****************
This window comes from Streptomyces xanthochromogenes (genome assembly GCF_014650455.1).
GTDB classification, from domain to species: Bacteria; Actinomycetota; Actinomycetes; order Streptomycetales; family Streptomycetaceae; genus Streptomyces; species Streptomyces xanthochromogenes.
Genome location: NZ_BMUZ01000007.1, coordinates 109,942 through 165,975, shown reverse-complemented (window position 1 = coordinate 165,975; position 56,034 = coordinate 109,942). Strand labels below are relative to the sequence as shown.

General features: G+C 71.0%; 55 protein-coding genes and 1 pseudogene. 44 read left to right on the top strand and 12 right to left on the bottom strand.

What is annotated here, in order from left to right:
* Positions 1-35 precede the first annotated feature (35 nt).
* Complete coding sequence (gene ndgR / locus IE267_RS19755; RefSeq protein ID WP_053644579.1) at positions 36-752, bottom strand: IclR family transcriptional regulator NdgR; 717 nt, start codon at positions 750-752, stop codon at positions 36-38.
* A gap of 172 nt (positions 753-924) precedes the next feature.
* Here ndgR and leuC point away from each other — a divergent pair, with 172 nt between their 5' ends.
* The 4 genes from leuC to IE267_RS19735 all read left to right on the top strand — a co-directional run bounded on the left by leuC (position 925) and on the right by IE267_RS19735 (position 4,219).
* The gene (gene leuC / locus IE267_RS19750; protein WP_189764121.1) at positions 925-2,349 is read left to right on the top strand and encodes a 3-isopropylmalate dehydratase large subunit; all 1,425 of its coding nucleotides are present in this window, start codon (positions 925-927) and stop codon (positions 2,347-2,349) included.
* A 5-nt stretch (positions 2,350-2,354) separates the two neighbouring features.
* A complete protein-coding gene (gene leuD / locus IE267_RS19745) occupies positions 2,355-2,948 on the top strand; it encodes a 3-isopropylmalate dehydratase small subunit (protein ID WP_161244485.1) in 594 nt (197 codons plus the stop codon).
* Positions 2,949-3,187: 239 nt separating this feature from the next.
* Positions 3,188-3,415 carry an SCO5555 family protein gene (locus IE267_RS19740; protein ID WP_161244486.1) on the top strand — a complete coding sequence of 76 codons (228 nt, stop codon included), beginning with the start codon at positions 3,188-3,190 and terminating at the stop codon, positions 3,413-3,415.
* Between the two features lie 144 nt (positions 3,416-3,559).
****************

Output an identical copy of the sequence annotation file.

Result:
This window comes from Streptomyces xanthochromogenes (genome assembly GCF_014650455.1).
GTDB classification, from domain to species: Bacteria; Actinomycetota; Actinomycetes; order Streptomycetales; family Streptomycetaceae; genus Streptomyces; species Streptomyces xanthochromogenes.
Genome location: NZ_BMUZ01000007.1, coordinates 109,942 through 165,975, shown reverse-complemented (window position 1 = coordinate 165,975; position 56,034 = coordinate 109,942). Strand labels below are relative to the sequence as shown.

General features: G+C 71.0%; 55 protein-coding genes and 1 pseudogene. 44 read left to right on the top strand and 12 right to left on the bottom strand.

What is annotated here, in order from left to right:
* Positions 1-35 precede the first annotated feature (35 nt).
* Complete coding sequence (gene ndgR / locus IE267_RS19755; RefSeq protein ID WP_053644579.1) at positions 36-752, bottom strand: IclR family transcriptional regulator NdgR; 717 nt, start codon at positions 750-752, stop codon at positions 36-38.
* A gap of 172 nt (positions 753-924) precedes the next feature.
* Here ndgR and leuC point away from each other — a divergent pair, with 172 nt between their 5' ends.
* The 4 genes from leuC to IE267_RS19735 all read left to right on the top strand — a co-directional run bounded on the left by leuC (position 925) and on the right by IE267_RS19735 (position 4,219).
* The gene (gene leuC / locus IE267_RS19750; protein WP_189764121.1) at positions 925-2,349 is read left to right on the top strand and encodes a 3-isopropylmalate dehydratase large subunit; all 1,425 of its coding nucleotides are present in this window, start codon (positions 925-927) and stop codon (positions 2,347-2,349) included.
* A 5-nt stretch (positions 2,350-2,354) separates the two neighbouring features.
* A complete protein-coding gene (gene leuD / locus IE267_RS19745) occupies positions 2,355-2,948 on the top strand; it encodes a 3-isopropylmalate dehydratase small subunit (protein ID WP_161244485.1) in 594 nt (197 codons plus the stop codon).
* Positions 2,949-3,187: 239 nt separating this feature from the next.
* Positions 3,188-3,415 carry an SCO5555 family protein gene (locus IE267_RS19740; protein ID WP_161244486.1) on the top strand — a complete coding sequence of 76 codons (228 nt, stop codon included), beginning with the start codon at positions 3,188-3,190 and terminating at the stop codon, positions 3,413-3,415.
* Between the two features lie 144 nt (positions 3,416-3,559).